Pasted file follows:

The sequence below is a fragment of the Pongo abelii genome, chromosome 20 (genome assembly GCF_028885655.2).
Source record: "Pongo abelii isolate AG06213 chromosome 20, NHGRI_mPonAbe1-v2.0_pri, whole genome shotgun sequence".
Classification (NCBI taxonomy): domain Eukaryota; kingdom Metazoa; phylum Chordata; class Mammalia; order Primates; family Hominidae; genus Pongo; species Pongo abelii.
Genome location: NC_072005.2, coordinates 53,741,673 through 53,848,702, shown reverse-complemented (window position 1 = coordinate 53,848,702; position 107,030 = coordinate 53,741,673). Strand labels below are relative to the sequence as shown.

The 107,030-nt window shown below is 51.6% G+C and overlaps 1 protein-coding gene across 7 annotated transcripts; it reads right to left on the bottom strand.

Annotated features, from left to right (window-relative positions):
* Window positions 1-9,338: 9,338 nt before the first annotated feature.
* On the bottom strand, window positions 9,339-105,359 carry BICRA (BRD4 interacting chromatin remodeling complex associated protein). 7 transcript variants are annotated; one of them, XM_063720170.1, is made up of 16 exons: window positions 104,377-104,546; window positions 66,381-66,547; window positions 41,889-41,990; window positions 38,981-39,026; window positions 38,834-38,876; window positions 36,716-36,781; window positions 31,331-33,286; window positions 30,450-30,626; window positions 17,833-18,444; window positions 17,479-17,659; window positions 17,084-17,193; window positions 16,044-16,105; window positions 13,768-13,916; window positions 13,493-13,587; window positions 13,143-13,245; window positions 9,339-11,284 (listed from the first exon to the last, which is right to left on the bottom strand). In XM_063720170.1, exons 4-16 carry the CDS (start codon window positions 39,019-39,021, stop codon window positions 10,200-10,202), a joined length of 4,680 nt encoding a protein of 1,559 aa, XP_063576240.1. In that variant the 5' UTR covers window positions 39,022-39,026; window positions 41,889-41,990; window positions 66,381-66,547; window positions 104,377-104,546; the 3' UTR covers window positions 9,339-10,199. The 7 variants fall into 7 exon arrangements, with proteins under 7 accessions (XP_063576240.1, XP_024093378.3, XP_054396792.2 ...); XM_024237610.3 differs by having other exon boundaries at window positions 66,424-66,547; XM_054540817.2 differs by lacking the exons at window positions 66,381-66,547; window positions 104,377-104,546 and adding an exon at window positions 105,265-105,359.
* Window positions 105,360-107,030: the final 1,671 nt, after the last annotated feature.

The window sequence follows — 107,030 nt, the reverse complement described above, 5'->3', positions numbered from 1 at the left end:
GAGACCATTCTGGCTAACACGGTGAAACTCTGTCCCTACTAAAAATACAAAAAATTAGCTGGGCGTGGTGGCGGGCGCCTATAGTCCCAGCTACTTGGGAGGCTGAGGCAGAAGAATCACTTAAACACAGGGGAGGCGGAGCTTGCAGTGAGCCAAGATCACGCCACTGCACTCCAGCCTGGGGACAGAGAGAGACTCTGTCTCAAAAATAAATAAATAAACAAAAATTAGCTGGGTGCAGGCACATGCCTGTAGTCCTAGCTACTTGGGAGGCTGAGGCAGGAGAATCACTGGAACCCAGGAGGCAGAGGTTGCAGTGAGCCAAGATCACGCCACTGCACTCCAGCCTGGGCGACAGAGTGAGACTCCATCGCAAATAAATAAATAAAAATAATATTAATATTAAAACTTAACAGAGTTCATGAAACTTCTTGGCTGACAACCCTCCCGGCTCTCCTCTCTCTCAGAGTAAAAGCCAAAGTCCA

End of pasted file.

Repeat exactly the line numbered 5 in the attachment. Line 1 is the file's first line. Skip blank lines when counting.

The 107,030-nt window shown below is 51.6% G+C and overlaps 1 protein-coding gene across 7 annotated transcripts; it reads right to left on the bottom strand.